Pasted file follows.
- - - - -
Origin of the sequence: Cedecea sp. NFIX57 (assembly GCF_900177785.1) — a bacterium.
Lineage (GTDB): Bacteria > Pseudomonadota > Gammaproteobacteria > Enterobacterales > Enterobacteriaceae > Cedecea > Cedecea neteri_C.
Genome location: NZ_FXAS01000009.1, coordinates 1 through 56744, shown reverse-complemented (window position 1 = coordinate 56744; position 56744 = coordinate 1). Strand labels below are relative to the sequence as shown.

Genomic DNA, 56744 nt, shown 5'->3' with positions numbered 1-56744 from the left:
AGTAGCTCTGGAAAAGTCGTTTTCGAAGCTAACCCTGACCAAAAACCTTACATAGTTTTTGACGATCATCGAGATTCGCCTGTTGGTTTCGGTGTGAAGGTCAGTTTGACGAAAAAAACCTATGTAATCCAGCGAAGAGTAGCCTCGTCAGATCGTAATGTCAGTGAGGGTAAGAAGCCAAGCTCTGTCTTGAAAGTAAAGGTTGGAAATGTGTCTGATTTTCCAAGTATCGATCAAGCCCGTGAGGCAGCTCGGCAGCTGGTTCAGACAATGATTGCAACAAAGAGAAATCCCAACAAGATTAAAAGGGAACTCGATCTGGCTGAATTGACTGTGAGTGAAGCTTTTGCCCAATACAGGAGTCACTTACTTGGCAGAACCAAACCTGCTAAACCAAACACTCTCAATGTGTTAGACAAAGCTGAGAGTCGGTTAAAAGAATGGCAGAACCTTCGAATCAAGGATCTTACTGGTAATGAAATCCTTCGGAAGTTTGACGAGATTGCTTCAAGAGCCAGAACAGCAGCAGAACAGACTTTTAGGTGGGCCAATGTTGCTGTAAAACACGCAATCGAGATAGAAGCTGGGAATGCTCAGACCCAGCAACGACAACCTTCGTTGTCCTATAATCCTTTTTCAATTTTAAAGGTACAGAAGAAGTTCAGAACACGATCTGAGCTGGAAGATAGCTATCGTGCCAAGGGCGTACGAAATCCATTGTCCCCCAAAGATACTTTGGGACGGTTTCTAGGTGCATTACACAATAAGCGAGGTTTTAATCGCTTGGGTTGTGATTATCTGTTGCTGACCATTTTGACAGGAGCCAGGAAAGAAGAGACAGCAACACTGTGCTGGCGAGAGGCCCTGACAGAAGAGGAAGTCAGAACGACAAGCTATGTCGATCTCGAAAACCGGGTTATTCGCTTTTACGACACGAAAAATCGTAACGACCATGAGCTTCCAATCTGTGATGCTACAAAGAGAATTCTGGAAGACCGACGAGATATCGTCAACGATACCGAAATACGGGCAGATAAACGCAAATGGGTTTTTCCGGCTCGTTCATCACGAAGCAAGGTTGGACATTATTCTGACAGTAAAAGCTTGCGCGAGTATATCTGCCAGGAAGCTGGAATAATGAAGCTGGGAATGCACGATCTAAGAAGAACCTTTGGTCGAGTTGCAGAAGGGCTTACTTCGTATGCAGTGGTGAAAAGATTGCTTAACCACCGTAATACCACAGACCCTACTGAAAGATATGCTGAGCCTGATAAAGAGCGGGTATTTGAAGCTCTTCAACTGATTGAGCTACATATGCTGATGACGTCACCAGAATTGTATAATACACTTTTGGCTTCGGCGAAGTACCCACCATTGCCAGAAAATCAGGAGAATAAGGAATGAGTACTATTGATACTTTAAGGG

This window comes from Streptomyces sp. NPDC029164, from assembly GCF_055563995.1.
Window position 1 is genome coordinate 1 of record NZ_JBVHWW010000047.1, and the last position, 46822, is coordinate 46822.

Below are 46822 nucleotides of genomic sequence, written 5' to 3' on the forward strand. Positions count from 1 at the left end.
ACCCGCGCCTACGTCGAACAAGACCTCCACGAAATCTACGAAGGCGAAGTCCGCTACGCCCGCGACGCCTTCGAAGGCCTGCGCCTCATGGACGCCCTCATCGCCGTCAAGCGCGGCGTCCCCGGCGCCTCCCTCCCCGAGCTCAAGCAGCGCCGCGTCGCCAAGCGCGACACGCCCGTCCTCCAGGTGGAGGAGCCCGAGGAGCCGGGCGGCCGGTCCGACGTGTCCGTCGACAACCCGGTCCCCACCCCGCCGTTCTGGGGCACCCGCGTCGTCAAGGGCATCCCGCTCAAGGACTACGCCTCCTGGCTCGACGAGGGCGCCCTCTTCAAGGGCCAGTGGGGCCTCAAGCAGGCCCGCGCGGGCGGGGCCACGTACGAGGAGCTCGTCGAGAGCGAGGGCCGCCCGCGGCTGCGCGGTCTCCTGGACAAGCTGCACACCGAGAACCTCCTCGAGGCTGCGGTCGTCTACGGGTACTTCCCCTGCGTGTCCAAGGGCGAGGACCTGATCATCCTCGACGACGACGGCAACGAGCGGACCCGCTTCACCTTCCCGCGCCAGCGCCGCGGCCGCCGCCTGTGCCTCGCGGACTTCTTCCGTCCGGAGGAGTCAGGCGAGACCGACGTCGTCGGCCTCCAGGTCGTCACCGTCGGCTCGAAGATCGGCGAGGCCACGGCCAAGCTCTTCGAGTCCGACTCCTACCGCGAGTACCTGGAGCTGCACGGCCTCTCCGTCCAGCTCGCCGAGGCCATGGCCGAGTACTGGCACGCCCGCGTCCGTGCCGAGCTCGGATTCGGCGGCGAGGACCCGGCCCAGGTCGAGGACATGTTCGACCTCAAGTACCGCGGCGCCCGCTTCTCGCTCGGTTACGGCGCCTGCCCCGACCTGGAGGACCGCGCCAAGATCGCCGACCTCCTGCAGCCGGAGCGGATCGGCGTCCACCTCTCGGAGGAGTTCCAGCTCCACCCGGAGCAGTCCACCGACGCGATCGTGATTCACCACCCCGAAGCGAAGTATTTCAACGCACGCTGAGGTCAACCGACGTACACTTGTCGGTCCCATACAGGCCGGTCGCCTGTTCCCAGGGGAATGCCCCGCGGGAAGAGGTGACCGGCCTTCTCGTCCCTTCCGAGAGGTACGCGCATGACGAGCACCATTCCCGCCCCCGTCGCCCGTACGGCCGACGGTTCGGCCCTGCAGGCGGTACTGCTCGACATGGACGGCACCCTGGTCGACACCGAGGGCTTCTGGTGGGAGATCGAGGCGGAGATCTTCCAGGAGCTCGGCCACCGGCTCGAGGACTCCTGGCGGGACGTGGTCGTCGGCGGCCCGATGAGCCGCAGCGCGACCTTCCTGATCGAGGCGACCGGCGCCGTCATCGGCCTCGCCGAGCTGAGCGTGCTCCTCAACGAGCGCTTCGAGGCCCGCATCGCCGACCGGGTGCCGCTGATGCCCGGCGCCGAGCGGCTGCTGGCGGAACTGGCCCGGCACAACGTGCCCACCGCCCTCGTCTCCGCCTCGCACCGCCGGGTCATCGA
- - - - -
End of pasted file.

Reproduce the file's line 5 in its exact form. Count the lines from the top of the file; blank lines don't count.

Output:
AGTAGCTCTGGAAAAGTCGTTTTCGAAGCTAACCCTGACCAAAAACCTTACATAGTTTTTGACGATCATCGAGATTCGCCTGTTGGTTTCGGTGTGAAGGTCAGTTTGACGAAAAAAACCTATGTAATCCAGCGAAGAGTAGCCTCGTCAGATCGTAATGTCAGTGAGGGTAAGAAGCCAAGCTCTGTCTTGAAAGTAAAGGTTGGAAATGTGTCTGATTTTCCAAGTATCGATCAAGCCCGTGAGGCAGCTCGGCAGCTGGTTCAGACAATGATTGCAACAAAGAGAAATCCCAACAAGATTAAAAGGGAACTCGATCTGGCTGAATTGACTGTGAGTGAAGCTTTTGCCCAATACAGGAGTCACTTACTTGGCAGAACCAAACCTGCTAAACCAAACACTCTCAATGTGTTAGACAAAGCTGAGAGTCGGTTAAAAGAATGGCAGAACCTTCGAATCAAGGATCTTACTGGTAATGAAATCCTTCGGAAGTTTGACGAGATTGCTTCAAGAGCCAGAACAGCAGCAGAACAGACTTTTAGGTGGGCCAATGTTGCTGTAAAACACGCAATCGAGATAGAAGCTGGGAATGCTCAGACCCAGCAACGACAACCTTCGTTGTCCTATAATCCTTTTTCAATTTTAAAGGTACAGAAGAAGTTCAGAACACGATCTGAGCTGGAAGATAGCTATCGTGCCAAGGGCGTACGAAATCCATTGTCCCCCAAAGATACTTTGGGACGGTTTCTAGGTGCATTACACAATAAGCGAGGTTTTAATCGCTTGGGTTGTGATTATCTGTTGCTGACCATTTTGACAGGAGCCAGGAAAGAAGAGACAGCAACACTGTGCTGGCGAGAGGCCCTGACAGAAGAGGAAGTCAGAACGACAAGCTATGTCGATCTCGAAAACCGGGTTATTCGCTTTTACGACACGAAAAATCGTAACGACCATGAGCTTCCAATCTGTGATGCTACAAAGAGAATTCTGGAAGACCGACGAGATATCGTCAACGATACCGAAATACGGGCAGATAAACGCAAATGGGTTTTTCCGGCTCGTTCATCACGAAGCAAGGTTGGACATTATTCTGACAGTAAAAGCTTGCGCGAGTATATCTGCCAGGAAGCTGGAATAATGAAGCTGGGAATGCACGATCTAAGAAGAACCTTTGGTCGAGTTGCAGAAGGGCTTACTTCGTATGCAGTGGTGAAAAGATTGCTTAACCACCGTAATACCACAGACCCTACTGAAAGATATGCTGAGCCTGATAAAGAGCGGGTATTTGAAGCTCTTCAACTGATTGAGCTACATATGCTGATGACGTCACCAGAATTGTATAATACACTTTTGGCTTCGGCGAAGTACCCACCATTGCCAGAAAATCAGGAGAATAAGGAATGAGTACTATTGATACTTTAAGGG